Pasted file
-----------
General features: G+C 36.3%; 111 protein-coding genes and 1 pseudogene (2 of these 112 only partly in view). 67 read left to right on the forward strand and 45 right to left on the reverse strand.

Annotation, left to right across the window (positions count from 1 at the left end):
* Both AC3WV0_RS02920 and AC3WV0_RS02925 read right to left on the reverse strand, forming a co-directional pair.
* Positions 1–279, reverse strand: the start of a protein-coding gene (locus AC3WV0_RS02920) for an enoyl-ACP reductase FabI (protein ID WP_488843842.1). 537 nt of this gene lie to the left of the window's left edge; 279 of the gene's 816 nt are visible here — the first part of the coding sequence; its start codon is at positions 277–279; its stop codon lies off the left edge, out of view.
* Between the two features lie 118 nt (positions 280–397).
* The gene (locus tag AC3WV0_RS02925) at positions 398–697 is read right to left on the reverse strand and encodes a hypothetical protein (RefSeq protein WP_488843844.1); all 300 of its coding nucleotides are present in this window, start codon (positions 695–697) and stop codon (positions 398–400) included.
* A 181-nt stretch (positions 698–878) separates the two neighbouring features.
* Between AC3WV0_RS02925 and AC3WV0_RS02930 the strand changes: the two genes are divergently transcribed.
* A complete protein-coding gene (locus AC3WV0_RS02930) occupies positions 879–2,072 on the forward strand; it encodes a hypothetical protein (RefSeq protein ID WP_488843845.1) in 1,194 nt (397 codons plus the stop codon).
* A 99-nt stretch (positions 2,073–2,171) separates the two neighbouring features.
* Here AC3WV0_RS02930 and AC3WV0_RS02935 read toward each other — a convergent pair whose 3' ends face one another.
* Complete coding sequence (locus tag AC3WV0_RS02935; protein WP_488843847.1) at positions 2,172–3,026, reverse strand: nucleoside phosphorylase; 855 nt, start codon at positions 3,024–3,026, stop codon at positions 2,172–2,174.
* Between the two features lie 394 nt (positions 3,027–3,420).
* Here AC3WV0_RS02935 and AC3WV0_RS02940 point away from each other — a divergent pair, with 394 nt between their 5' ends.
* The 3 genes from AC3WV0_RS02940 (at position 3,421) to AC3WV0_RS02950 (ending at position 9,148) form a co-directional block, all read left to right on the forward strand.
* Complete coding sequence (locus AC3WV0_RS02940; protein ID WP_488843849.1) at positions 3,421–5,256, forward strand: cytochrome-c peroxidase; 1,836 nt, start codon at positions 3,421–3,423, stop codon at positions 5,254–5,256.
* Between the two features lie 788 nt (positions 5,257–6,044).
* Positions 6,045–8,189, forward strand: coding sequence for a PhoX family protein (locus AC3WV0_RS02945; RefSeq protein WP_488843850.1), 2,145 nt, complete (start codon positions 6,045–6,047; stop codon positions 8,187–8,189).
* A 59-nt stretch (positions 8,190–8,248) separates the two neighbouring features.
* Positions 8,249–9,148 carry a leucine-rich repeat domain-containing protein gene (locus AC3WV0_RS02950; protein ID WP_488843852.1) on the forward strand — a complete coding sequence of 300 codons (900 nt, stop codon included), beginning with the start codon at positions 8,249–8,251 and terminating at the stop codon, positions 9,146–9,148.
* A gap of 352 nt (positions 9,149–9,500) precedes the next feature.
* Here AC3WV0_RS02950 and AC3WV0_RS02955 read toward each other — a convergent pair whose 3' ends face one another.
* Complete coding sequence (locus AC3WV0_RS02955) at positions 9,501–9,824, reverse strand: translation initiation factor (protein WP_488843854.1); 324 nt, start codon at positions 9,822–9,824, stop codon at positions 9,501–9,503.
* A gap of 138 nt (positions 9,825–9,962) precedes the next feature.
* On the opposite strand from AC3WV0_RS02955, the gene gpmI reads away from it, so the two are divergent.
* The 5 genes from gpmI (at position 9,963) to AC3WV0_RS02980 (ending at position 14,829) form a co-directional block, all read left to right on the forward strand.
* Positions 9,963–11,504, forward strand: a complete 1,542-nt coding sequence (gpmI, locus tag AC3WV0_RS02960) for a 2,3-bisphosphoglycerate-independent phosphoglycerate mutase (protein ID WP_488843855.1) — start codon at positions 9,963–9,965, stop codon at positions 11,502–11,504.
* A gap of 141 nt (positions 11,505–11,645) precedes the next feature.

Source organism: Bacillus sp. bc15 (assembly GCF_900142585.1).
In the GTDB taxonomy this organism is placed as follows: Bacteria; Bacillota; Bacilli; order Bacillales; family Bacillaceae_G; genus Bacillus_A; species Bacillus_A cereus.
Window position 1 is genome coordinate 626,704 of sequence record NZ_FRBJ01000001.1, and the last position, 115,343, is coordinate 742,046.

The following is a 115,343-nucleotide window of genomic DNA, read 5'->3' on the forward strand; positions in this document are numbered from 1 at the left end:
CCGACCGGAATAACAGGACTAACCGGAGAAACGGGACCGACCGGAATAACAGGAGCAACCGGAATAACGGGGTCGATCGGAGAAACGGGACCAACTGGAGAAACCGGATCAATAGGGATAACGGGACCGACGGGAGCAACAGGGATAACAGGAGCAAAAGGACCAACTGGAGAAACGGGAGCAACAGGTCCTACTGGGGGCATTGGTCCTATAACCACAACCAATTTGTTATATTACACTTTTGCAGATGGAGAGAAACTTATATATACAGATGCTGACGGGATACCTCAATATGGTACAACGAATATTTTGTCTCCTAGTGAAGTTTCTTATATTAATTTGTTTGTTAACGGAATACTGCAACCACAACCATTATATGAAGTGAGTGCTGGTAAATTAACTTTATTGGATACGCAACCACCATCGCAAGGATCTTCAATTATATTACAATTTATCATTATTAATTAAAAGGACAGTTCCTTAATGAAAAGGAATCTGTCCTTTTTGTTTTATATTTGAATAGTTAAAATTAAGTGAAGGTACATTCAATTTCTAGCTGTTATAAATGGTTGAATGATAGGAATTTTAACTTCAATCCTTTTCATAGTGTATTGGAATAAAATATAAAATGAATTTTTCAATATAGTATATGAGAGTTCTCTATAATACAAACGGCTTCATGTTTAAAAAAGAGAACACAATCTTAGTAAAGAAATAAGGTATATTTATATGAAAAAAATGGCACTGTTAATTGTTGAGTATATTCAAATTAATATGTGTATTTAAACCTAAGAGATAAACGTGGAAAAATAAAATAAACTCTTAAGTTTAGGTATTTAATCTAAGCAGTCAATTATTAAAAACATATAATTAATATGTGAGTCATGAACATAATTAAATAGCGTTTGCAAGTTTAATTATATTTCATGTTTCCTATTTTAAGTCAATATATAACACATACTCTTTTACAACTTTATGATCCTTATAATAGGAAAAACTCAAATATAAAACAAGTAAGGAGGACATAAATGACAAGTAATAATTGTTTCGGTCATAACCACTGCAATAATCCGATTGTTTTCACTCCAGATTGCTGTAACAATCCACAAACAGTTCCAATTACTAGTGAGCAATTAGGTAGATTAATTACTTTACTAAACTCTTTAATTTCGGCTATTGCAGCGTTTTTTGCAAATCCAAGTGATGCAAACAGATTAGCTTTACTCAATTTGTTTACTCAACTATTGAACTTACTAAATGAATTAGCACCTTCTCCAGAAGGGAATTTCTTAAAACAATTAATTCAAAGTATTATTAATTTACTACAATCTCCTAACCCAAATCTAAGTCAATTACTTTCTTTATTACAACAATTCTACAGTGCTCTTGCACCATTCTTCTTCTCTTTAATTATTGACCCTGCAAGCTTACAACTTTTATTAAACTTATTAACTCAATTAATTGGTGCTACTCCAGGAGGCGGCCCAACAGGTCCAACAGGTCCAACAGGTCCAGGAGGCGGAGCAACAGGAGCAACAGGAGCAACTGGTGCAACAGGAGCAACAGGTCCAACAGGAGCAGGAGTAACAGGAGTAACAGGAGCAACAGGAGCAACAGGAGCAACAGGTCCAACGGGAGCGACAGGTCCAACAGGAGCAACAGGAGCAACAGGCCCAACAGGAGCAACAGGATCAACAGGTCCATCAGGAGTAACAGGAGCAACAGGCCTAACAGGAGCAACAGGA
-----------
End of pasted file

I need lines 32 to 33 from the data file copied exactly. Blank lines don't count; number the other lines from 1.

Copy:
The following is a 115,343-nucleotide window of genomic DNA, read 5'->3' on the forward strand; positions in this document are numbered from 1 at the left end:
CCGACCGGAATAACAGGACTAACCGGAGAAACGGGACCGACCGGAATAACAGGAGCAACCGGAATAACGGGGTCGATCGGAGAAACGGGACCAACTGGAGAAACCGGATCAATAGGGATAACGGGACCGACGGGAGCAACAGGGATAACAGGAGCAAAAGGACCAACTGGAGAAACGGGAGCAACAGGTCCTACTGGGGGCATTGGTCCTATAACCACAACCAATTTGTTATATTACACTTTTGCAGATGGAGAGAAACTTATATATACAGATGCTGACGGGATACCTCAATATGGTACAACGAATATTTTGTCTCCTAGTGAAGTTTCTTATATTAATTTGTTTGTTAACGGAATACTGCAACCACAACCATTATATGAAGTGAGTGCTGGTAAATTAACTTTATTGGATACGCAACCACCATCGCAAGGATCTTCAATTATATTACAATTTATCATTATTAATTAAAAGGACAGTTCCTTAATGAAAAGGAATCTGTCCTTTTTGTTTTATATTTGAATAGTTAAAATTAAGTGAAGGTACATTCAATTTCTAGCTGTTATAAATGGTTGAATGATAGGAATTTTAACTTCAATCCTTTTCATAGTGTATTGGAATAAAATATAAAATGAATTTTTCAATATAGTATATGAGAGTTCTCTATAATACAAACGGCTTCATGTTTAAAAAAGAGAACACAATCTTAGTAAAGAAATAAGGTATATTTATATGAAAAAAATGGCACTGTTAATTGTTGAGTATATTCAAATTAATATGTGTATTTAAACCTAAGAGATAAACGTGGAAAAATAAAATAAACTCTTAAGTTTAGGTATTTAATCTAAGCAGTCAATTATTAAAAACATATAATTAATATGTGAGTCATGAACATAATTAAATAGCGTTTGCAAGTTTAATTATATTTCATGTTTCCTATTTTAAGTCAATATATAACACATACTCTTTTACAACTTTATGATCCTTATAATAGGAAAAACTCAAATATAAAACAAGTAAGGAGGACATAAATGACAAGTAATAATTGTTTCGGTCATAACCACTGCAATAATCCGATTGTTTTCACTCCAGATTGCTGTAACAATCCACAAACAGTTCCAATTACTAGTGAGCAATTAGGTAGATTAATTACTTTACTAAACTCTTTAATTTCGGCTATTGCAGCGTTTTTTGCAAATCCAAGTGATGCAAACAGATTAGCTTTACTCAATTTGTTTACTCAACTATTGAACTTACTAAATGAATTAGCACCTTCTCCAGAAGGGAATTTCTTAAAACAATTAATTCAAAGTATTATTAATTTACTACAATCTCCTAACCCAAATCTAAGTCAATTACTTTCTTTATTACAACAATTCTACAGTGCTCTTGCACCATTCTTCTTCTCTTTAATTATTGACCCTGCAAGCTTACAACTTTTATTAAACTTATTAACTCAATTAATTGGTGCTACTCCAGGAGGCGGCCCAACAGGTCCAACAGGTCCAACAGGTCCAGGAGGCGGAGCAACAGGAGCAACAGGAGCAACTGGTGCAACAGGAGCAACAGGTCCAACAGGAGCAGGAGTAACAGGAGTAACAGGAGCAACAGGAGCAACAGGAGCAACAGGTCCAACGGGAGCGACAGGTCCAACAGGAGCAACAGGAGCAACAGGCCCAACAGGAGCAACAGGATCAACAGGTCCATCAGGAGTAACAGGAGCAACAGGCCTAACAGGAGCAACAGGA